Civil War Blog

A project of PA Historian

Gratz During the Civil War – Theodore Gratz House

Posted By on July 16, 2011

Lot 16 – Theodore Gratz House. Click on map to enlarge.

This is the fifth in a series of posts on Gratz during the Civil War.

After restoration in the 1970s.

Lot #16 and the house on it was purchased by Daniel Good (1809-1870) in 1859, the owner of the Good Tannery at the west end of Gratz, who owned it and several other properties in this block during the Civil War.  Previously, the property had been owned by Louisa Gratz (sister to Simon Gratz); Josiah Riegel; and Solomon Shindel and his wife Elizabeth [Fry] Shindel  The stately brick house was built around 1836 by Elizabeth [Fry] Shindel .  Tax records show that the Shindel’s leased the house to Theodore Gratz  around 1837 through about 1857.  It is probably the only house in Gratz that is known by a name other than a long-time owner.  Theodore Gratz was the first “Mayor” of Gratz Borough and several of his children were born in this house, including John C. Gratz who died during the Civil War.  See prior post:  Gratz Family of Gratz, Civil War Veterans.

Not much is known about the occupants of this house during the Civil War years, 1861-1865, other than the name of the owner, Daniel Good. One of Daniel Good‘s sons, John L. Good (1845-1928) was living here in 1860 and he later served in the 177th Pennsylvania Infantry, Company I, under Captain Benjamin J. Evitts, and later with the 210th Pennsylvania Infantry, Company H, as a Corporal.  After the war, he left the area and took up farming in Boone County, Iowa.  Daniel Good’s oldest son, Jeremiah Good (1836-1905) operated the Good Tannery during the war years and his account books are preserved at the Gratz Historical Society; no record of Civil War service has been located for Jeremiah Good and he was not living at the “Gratz House” in 1860, but he was living in Gratz.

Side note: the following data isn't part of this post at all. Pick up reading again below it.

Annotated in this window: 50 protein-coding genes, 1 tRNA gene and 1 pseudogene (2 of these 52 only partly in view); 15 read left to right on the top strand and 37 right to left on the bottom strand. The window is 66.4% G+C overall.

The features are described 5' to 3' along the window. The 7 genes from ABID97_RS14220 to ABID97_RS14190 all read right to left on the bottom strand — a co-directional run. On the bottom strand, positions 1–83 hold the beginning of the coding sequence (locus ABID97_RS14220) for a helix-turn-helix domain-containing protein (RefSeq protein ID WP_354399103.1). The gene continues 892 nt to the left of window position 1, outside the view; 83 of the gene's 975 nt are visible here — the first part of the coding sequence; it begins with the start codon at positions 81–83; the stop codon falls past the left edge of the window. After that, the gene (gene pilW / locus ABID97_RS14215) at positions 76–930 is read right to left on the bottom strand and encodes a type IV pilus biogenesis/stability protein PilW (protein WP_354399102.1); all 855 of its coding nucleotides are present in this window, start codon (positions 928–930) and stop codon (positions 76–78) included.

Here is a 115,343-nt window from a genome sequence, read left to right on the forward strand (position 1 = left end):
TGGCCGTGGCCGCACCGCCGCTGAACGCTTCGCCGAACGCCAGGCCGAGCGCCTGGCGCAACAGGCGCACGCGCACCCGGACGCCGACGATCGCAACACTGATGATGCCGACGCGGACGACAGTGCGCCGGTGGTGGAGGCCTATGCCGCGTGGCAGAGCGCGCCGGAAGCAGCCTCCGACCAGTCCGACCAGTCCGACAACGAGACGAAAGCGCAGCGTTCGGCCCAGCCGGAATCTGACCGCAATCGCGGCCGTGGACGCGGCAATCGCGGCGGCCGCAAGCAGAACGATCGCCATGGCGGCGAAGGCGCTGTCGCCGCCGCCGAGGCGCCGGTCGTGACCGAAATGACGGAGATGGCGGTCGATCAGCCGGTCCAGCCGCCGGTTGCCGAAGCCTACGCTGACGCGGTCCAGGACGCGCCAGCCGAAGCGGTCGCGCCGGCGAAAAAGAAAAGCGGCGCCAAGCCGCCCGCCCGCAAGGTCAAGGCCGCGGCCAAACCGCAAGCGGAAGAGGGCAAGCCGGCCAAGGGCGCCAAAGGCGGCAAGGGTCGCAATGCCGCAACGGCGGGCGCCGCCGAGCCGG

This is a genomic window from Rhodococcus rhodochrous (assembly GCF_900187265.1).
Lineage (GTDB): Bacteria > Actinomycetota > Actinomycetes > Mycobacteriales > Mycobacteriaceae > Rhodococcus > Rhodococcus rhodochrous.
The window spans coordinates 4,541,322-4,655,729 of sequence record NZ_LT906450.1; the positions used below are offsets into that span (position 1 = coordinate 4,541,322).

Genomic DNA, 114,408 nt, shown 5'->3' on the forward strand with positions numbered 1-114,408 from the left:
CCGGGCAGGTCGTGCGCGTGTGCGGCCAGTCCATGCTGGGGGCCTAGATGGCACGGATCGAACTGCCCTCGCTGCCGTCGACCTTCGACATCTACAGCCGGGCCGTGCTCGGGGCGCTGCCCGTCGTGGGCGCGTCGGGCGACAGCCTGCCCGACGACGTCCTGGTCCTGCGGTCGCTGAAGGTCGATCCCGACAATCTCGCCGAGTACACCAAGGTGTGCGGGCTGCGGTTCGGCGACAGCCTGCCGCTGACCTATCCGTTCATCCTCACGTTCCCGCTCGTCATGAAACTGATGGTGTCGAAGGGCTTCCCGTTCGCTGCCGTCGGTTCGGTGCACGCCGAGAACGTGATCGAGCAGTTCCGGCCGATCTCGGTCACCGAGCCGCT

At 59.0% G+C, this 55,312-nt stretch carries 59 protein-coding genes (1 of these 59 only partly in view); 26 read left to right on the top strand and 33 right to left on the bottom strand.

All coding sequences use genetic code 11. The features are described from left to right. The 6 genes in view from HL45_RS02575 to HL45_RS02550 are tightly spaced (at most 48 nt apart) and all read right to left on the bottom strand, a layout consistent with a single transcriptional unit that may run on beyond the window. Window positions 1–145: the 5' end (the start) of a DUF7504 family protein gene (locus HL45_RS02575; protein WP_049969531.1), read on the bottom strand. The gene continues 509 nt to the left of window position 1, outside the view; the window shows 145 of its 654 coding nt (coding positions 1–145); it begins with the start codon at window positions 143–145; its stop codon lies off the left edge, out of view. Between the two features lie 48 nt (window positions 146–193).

John L. Good (1845-1928)

Only one Civil War veteran is known to have lived here after the war years, Jonathan B. Gise (1840-1915), who served in the 210th Pennsylvania Infantry, Company H.  He was a veterinarian and had moved away from Gratz for a while but returned after 1900 as a widower.  His daughter Gertrude gave musical lessons here and was the church organist for the Evangelical Church on the opposite corner.  Jonathan Gise’s wake and funeral were held in the front parlor of the house in 1915 and he was buried in Gratz Union Cemetery.

J. B. Gise (1840-1915)

The “Theodore Gratz House” became part of the mural to celebrate the Bicentennial of the founding of Gratz, 1805-2005.  The mural is located inside the Gratz Community Building on North Center Street.

Today, the “Theodore Gratz House” proudly retains its character and charm in restored condition as a private home on West Market Street in Gratz Borough – looking much the way it must have looked during the Civil War years.

Some of the information for this post was taken from the book A Comprehensive History of Gratz Pennsylvania.


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